CMS Million Hearts CVD Risk Reduction Model Works
The Million Hearts Model, a US Centers for Medicare & Medicaid Services (CMS) initiative that encouraged and paid healthcare organizations to assess and reduce cardiovascular disease (CVD) risk, reduced first-time myocardial infarction (MI) and strokes among Medicare beneficiaries without significant changes in Medicare spending, a randomized trial finds.
Researchers assessed the Million Hearts CVD Risk Reduction Model in a pragmatic, cluster-randomized trial among 342 healthcare organizations — half in the intervention group and half in the standard care control group.
Among 218,684 medium- or high-risk Medicare beneficiaries (median age, 72 years), 130,578 were in the intervention group in which Medicare paid for guideline-concordant care including routine CVD risk assessment, and 88,286 were in the standard care group.
Outcomes included first time CVD events (eg, MI, stroke, transient ischemic attack), combined first-time CVD events and CVD deaths, and Medicare spending.
Over a median follow-up of 4.3 years, the intervention group had a 3.3% lower rate of CVD events than the control group (adjusted hazard ratio [HR], 0.97 [90% CI, 0.93 – 1.00]; P = .09) and a 4.2% lower rate of combined first-time CVD events and CVD deaths (HR, 0.96 [90% CI, 0.93 – 0.99]; P = .02).
These relative effects represent an absolute reduction of 0.3 percentage points in the probability of a CVD event over 5 years (7.8% intervention vs 8.1%) and 0.4 percentage points in the probability of a CVD event or CVD death over 5 years (9.3% intervention vs 9.7% control).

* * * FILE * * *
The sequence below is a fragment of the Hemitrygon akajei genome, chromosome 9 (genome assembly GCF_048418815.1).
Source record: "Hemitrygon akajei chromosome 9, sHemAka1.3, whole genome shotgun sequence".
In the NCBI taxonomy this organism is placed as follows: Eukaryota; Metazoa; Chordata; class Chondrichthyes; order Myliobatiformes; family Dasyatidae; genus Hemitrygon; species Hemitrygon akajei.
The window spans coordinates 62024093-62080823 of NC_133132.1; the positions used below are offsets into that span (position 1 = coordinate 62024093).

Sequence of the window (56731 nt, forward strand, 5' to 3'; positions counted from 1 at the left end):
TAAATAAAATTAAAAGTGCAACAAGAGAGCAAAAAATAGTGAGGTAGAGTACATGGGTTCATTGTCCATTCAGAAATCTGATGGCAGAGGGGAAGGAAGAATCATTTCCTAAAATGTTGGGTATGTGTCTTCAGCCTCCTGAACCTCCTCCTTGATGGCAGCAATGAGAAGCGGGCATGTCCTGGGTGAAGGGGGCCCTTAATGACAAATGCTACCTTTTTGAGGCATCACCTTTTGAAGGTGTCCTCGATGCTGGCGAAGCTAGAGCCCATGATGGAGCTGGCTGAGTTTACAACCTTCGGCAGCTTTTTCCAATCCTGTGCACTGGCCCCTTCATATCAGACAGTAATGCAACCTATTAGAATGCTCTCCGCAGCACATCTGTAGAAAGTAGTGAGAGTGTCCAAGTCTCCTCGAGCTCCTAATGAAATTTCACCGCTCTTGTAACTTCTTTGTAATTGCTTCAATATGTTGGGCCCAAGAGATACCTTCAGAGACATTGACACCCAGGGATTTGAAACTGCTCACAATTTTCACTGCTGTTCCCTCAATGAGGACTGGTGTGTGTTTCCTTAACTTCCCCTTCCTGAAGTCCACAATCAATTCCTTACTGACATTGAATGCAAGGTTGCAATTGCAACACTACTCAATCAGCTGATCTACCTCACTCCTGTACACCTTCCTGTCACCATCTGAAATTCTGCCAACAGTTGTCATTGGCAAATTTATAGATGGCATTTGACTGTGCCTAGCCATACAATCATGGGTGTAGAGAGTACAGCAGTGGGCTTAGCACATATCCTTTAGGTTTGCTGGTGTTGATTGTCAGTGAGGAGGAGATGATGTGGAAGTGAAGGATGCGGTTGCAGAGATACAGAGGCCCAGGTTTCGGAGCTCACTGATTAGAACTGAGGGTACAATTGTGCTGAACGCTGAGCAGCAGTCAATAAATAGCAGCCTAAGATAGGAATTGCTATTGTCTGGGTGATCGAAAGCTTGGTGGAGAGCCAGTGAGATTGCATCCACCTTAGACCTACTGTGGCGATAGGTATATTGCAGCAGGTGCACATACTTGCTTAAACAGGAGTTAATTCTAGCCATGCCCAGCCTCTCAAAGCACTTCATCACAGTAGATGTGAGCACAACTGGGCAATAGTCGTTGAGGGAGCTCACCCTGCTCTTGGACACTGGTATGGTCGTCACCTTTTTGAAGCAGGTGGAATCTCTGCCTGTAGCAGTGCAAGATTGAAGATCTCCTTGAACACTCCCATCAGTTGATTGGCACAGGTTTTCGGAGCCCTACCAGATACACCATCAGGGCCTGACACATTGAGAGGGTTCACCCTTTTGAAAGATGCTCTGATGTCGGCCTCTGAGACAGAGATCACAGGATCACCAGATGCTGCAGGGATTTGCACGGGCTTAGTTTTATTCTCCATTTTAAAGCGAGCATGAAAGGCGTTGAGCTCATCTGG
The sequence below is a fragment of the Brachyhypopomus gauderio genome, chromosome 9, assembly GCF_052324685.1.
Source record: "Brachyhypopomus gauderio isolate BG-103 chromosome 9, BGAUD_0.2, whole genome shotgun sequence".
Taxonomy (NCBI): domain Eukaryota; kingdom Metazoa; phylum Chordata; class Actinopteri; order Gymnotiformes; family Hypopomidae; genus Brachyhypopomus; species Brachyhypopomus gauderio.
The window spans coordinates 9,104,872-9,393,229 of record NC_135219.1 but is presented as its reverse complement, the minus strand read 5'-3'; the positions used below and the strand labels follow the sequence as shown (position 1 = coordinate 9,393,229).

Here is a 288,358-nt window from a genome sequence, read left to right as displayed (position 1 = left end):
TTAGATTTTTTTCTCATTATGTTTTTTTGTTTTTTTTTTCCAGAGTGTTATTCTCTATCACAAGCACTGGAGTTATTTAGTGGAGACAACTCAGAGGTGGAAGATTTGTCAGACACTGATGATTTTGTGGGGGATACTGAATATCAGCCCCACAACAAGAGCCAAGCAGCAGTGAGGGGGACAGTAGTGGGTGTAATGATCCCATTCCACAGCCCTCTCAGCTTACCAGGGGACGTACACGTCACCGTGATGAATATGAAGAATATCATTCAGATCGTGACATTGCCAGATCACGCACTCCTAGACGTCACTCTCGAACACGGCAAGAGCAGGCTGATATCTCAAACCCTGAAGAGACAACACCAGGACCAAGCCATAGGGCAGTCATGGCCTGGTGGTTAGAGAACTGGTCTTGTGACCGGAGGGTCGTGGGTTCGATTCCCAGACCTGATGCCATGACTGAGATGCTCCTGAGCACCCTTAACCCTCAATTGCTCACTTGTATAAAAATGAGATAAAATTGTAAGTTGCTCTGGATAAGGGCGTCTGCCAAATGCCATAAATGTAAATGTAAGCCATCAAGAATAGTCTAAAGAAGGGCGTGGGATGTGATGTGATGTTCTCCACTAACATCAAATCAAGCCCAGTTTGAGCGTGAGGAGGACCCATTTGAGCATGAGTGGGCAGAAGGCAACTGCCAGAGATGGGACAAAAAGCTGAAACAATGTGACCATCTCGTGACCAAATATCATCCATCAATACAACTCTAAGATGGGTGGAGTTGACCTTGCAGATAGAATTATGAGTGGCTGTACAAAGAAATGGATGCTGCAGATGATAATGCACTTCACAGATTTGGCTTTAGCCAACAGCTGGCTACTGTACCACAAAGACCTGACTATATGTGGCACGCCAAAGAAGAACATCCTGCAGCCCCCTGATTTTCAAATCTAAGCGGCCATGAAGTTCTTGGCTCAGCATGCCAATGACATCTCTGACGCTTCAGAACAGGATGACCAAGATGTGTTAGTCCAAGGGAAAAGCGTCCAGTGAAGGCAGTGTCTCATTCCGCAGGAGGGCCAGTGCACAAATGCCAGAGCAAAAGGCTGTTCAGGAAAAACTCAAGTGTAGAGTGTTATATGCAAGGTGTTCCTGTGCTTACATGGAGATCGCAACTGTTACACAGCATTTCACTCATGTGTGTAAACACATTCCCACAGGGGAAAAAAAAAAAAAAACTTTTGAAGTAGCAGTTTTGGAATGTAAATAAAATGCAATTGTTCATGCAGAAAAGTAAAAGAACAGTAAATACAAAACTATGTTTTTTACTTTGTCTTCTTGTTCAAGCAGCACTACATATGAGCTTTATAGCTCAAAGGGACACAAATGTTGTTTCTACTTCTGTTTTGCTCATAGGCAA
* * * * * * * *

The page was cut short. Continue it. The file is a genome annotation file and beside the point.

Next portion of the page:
The intervention group also had a 4.3% lower death rate (HR, 0.96 [90% CI, 0.93 – 0.98]; P = .01; absolute reduction of 0.5 percentage points over 5 years).
Analyses by cause of death showed the largest relative declines (10.6%) among deaths due to coronary heart disease and CVD.
There was no significant between-group difference in Medicare spending on CVD events or in overall Medicare Parts A and B spending.
“The model was unique in paying for overall CVD risk reduction, measured by a novel, longitudinal risk calculator, rather than tying performance-based payments to control of individual risk factors,” the authors write.
“The encouraging findings from the Million Hearts Model suggest that modernized payment models may be an affirmative strategy to [incentivize guideline-concordant CVD preventive care and improve outcomes], though further work is needed to ensure that these models are patient-centric, optimally deployed, and equity-enhancing,” add the editorial writers.
The study, with first author Laura Blue, PhD, Mathematica, Washington, DC, was published online October 17 in JAMA, with an accompanying editorial.
The main limitation is nonparticipation of many of the organizations (516 were randomly assigned to one of the study groups, 342 participated) and incomplete entry of beneficiary data into the registry, which could have led to systematic differences between the two groups. Bias due to the selective participation of organizations and beneficiaries cannot be ruled out.
Funding for the study was provided by CMS, Department of Health & Human Services. The authors have disclosed no relevant financial relationships.
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